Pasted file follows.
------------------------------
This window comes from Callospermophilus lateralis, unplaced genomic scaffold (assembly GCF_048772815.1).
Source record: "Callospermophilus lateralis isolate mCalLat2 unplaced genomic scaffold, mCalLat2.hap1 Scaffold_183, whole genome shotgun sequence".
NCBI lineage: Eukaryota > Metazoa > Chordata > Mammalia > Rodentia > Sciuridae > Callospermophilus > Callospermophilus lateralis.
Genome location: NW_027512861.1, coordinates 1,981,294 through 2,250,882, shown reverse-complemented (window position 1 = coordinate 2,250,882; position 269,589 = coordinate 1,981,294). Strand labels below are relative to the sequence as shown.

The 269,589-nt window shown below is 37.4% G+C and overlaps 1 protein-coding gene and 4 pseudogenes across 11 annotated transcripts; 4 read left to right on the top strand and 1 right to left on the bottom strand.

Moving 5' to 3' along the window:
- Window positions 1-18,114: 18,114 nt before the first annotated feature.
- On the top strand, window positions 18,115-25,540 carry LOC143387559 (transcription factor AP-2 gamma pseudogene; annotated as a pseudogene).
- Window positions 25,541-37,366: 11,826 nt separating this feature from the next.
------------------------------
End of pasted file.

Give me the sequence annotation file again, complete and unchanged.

This window comes from Callospermophilus lateralis, unplaced genomic scaffold (assembly GCF_048772815.1).
Source record: "Callospermophilus lateralis isolate mCalLat2 unplaced genomic scaffold, mCalLat2.hap1 Scaffold_183, whole genome shotgun sequence".
NCBI lineage: Eukaryota > Metazoa > Chordata > Mammalia > Rodentia > Sciuridae > Callospermophilus > Callospermophilus lateralis.
Genome location: NW_027512861.1, coordinates 1,981,294 through 2,250,882, shown reverse-complemented (window position 1 = coordinate 2,250,882; position 269,589 = coordinate 1,981,294). Strand labels below are relative to the sequence as shown.

The 269,589-nt window shown below is 37.4% G+C and overlaps 1 protein-coding gene and 4 pseudogenes across 11 annotated transcripts; 4 read left to right on the top strand and 1 right to left on the bottom strand.

Moving 5' to 3' along the window:
- Window positions 1-18,114: 18,114 nt before the first annotated feature.
- On the top strand, window positions 18,115-25,540 carry LOC143387559 (transcription factor AP-2 gamma pseudogene; annotated as a pseudogene).
- Window positions 25,541-37,366: 11,826 nt separating this feature from the next.